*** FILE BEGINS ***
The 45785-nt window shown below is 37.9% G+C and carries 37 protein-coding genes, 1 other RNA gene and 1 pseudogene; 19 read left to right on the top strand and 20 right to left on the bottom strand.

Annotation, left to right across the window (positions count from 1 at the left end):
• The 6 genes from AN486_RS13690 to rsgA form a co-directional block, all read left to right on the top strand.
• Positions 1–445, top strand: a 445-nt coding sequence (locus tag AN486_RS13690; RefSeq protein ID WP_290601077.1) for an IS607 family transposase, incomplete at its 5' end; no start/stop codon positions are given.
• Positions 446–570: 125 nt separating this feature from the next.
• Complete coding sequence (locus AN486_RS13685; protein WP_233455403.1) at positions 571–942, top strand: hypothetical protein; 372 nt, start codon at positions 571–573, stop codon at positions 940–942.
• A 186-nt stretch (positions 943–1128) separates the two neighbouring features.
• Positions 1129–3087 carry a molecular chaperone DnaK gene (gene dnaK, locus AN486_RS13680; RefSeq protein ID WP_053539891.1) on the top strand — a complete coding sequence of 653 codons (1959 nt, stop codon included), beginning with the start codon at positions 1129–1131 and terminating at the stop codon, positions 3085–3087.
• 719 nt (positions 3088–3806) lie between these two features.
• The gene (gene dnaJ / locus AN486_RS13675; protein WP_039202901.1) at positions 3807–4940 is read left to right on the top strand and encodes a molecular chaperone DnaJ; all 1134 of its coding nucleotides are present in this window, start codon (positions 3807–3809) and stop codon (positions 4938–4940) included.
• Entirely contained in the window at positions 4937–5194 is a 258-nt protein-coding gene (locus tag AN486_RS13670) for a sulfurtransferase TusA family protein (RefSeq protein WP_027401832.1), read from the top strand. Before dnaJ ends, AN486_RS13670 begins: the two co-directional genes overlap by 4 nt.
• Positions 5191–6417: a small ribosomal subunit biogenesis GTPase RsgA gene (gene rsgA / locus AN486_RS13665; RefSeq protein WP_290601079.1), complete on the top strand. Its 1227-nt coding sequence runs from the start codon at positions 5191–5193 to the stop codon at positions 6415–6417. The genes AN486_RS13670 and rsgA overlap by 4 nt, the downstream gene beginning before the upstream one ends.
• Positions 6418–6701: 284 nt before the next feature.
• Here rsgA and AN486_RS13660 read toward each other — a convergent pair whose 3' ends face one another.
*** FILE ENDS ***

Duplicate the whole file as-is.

The 45785-nt window shown below is 37.9% G+C and carries 37 protein-coding genes, 1 other RNA gene and 1 pseudogene; 19 read left to right on the top strand and 20 right to left on the bottom strand.

Annotation, left to right across the window (positions count from 1 at the left end):
• The 6 genes from AN486_RS13690 to rsgA form a co-directional block, all read left to right on the top strand.
• Positions 1–445, top strand: a 445-nt coding sequence (locus tag AN486_RS13690; RefSeq protein ID WP_290601077.1) for an IS607 family transposase, incomplete at its 5' end; no start/stop codon positions are given.
• Positions 446–570: 125 nt separating this feature from the next.
• Complete coding sequence (locus AN486_RS13685; protein WP_233455403.1) at positions 571–942, top strand: hypothetical protein; 372 nt, start codon at positions 571–573, stop codon at positions 940–942.
• A 186-nt stretch (positions 943–1128) separates the two neighbouring features.
• Positions 1129–3087 carry a molecular chaperone DnaK gene (gene dnaK, locus AN486_RS13680; RefSeq protein ID WP_053539891.1) on the top strand — a complete coding sequence of 653 codons (1959 nt, stop codon included), beginning with the start codon at positions 1129–1131 and terminating at the stop codon, positions 3085–3087.
• 719 nt (positions 3088–3806) lie between these two features.
• The gene (gene dnaJ / locus AN486_RS13675; protein WP_039202901.1) at positions 3807–4940 is read left to right on the top strand and encodes a molecular chaperone DnaJ; all 1134 of its coding nucleotides are present in this window, start codon (positions 3807–3809) and stop codon (positions 4938–4940) included.
• Entirely contained in the window at positions 4937–5194 is a 258-nt protein-coding gene (locus tag AN486_RS13670) for a sulfurtransferase TusA family protein (RefSeq protein WP_027401832.1), read from the top strand. Before dnaJ ends, AN486_RS13670 begins: the two co-directional genes overlap by 4 nt.
• Positions 5191–6417: a small ribosomal subunit biogenesis GTPase RsgA gene (gene rsgA / locus AN486_RS13665; RefSeq protein WP_290601079.1), complete on the top strand. Its 1227-nt coding sequence runs from the start codon at positions 5191–5193 to the stop codon at positions 6415–6417. The genes AN486_RS13670 and rsgA overlap by 4 nt, the downstream gene beginning before the upstream one ends.
• Positions 6418–6701: 284 nt before the next feature.
• Here rsgA and AN486_RS13660 read toward each other — a convergent pair whose 3' ends face one another.